Phylloxera Grape Vine LouseUntil the 1860s, the world of wine was growing at a fantastic rate. Wineries were planting record numbers of vines to increase their yields, Australia and the US were beginning to develop their vineyards, and sales were booming. International trade was encouraging the various wineries to exchange vines with each other as they learned about which grapes did best in which areas, and which combinations of grapes produced the most delicious and hearty hybrids.
Then, in 1863, an unwanted passenger was carried from the US into Europe. This was Dactylasphaera vitifoliae, or phylloxera, a small, yellow louse which feeds on the roots of grape vines. Once the winemakers realized their vines were failing, they formed commissions to figure out why. Even when findings were published pointing blame at the louse, winemakers and the public were slow to believe it. They figured it was the weather, overproduction, overpruning, or bad soil.
When France lost almost 75% of its vines, the government began to take the louse seriously. It offered rewards for a solution to this problem. Answered poured in, ranging from the ridiculous to the almost-practical. Flooding the vines and using carbon bisulphide to kill the pests both worked, but both were very difficult to carry out on all vineyards. The answer came in the realization that American rootstock had long since developed a resistance to this louse. The European vines needed to be grafted onto American rootstock.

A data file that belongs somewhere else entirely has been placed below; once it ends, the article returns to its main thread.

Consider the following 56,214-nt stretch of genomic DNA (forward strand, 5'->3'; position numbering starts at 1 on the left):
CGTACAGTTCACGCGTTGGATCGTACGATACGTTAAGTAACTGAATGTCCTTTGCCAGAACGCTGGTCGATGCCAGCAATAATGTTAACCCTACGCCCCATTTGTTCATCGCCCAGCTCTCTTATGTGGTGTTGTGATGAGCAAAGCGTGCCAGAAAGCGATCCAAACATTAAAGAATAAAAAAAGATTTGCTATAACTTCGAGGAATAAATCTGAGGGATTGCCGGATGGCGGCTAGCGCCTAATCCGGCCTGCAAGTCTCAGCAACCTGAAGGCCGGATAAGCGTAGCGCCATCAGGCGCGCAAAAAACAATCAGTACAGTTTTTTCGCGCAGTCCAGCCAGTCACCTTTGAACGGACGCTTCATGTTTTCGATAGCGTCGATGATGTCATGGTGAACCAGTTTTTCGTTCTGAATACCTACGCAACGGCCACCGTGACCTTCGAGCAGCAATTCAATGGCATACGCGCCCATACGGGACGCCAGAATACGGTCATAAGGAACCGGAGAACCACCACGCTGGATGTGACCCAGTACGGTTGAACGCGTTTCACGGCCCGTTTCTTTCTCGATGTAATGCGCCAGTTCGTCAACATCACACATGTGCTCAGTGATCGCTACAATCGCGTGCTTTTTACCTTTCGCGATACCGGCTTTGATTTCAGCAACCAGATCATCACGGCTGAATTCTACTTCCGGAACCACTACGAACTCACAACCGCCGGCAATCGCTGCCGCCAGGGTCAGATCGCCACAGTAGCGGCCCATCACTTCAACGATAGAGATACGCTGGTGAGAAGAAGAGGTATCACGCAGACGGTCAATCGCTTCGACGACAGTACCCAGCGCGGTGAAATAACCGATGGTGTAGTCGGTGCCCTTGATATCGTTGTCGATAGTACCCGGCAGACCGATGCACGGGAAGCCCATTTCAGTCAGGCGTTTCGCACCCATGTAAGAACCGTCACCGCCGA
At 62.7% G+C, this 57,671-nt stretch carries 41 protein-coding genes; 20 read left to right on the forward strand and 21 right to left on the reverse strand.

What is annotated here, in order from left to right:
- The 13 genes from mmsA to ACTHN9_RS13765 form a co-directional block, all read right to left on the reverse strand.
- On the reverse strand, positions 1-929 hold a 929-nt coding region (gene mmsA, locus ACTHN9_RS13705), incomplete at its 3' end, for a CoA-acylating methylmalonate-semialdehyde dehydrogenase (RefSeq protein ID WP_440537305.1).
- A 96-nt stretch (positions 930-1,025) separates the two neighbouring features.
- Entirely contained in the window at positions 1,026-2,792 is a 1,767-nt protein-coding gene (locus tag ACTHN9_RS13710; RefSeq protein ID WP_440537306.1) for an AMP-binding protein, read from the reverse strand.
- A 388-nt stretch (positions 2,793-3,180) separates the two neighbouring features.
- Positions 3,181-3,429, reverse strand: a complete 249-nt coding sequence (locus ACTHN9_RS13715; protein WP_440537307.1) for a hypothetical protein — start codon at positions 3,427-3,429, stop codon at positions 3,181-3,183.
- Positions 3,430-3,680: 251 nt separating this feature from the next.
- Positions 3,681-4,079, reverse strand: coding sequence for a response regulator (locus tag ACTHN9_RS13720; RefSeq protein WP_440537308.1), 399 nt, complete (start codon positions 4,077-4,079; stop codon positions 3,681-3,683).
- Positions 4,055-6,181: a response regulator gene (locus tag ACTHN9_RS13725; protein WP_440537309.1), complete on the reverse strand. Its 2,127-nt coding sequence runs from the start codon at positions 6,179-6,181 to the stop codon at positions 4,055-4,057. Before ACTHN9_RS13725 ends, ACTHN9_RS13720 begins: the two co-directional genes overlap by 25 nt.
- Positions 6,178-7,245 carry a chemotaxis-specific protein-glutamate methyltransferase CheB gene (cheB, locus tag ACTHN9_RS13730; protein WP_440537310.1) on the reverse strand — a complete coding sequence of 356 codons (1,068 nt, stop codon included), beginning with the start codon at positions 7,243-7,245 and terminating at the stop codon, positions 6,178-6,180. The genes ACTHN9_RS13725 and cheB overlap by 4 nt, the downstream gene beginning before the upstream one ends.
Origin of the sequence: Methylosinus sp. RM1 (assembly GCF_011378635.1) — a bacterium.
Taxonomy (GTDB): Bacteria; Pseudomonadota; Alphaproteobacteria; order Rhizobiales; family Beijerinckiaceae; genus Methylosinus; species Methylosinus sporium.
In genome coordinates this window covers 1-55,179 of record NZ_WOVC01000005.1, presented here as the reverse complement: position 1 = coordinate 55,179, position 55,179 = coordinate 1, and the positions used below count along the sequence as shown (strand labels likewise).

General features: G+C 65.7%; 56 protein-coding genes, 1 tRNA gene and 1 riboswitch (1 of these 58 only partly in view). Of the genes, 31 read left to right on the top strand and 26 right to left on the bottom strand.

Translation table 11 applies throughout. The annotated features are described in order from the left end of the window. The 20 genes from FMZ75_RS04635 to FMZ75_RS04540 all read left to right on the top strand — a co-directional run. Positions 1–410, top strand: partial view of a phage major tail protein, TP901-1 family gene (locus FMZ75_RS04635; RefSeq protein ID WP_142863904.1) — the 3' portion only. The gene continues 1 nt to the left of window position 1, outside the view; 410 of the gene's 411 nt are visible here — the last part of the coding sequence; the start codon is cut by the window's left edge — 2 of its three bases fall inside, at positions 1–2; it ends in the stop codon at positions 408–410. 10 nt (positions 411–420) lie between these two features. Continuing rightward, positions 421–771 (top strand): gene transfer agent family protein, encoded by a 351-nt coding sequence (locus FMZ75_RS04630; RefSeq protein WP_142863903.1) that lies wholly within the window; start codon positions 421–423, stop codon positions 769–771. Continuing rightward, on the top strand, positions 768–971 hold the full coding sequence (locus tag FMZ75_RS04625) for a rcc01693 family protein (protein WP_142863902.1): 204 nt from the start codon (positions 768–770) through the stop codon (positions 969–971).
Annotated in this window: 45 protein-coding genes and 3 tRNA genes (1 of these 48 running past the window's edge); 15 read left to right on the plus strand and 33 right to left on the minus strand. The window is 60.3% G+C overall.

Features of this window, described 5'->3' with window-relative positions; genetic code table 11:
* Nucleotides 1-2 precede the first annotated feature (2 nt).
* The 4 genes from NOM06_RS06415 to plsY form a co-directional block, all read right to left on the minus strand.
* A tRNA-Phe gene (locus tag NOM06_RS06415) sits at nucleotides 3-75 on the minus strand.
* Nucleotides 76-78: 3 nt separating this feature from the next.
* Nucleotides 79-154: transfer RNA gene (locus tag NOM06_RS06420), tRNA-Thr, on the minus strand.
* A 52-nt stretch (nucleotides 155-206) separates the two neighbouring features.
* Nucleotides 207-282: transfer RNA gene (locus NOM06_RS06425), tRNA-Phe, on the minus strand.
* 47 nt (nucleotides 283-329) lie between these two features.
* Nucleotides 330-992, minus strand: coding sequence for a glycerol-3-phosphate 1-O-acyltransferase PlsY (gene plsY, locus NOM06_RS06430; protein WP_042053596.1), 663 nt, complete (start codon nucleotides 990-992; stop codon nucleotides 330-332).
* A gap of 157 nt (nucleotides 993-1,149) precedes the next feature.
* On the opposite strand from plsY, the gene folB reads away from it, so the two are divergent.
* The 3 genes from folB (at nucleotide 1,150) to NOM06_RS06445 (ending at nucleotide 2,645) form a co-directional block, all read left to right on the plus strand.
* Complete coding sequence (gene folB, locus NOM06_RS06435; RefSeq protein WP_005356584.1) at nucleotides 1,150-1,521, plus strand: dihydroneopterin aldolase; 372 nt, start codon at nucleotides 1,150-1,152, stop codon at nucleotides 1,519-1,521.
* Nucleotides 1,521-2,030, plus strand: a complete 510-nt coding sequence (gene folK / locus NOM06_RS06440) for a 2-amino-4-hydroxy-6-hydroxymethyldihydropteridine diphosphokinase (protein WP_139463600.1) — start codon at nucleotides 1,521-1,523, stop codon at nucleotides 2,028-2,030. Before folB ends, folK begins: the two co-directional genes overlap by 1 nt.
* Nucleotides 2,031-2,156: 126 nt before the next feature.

What is grafting? Grafting is where you take part of one plant, and attach it to part of another plant. In this case the roots of an American vine are attached to the top half of a European vine. The resulting vine is half-American, half-European. This was very hard for the Europeans to swallow. They did not want their wine quality affected by American roots - they felt it would change the flavor of the resulting wine.
It was found that changing out the roots of a vine had little to no effect on the grapes themselves, and as grafting was the only realistic solution to the phylloxera plague, whole vineyards were ripped out and replaced with the American-rootstock-vines. As this was a labor intensive and time consuming process, only the best vines were done first, and vines were replaced with thought and consideration for their quality. As a result, vineyards which were originally overplanted and overproducing now became quality conscious and primed for peak performance. The louse which threatened to destroy winemaking completely in some regions of the world ended up pushing those vineyards into much higher levels of quality, to the benefit of winedrinkers everywhere.
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All content on the WineIntro website is personally written by author and wine enthusiast Lisa Shea. WineIntro explores the delicious variety and beautiful history which makes up our world of wine! Lisa loves supporting local wineries and encouraging people to drink whatever they like. We all have different taste buds, and that makes our world wonderful. Always drink responsibly.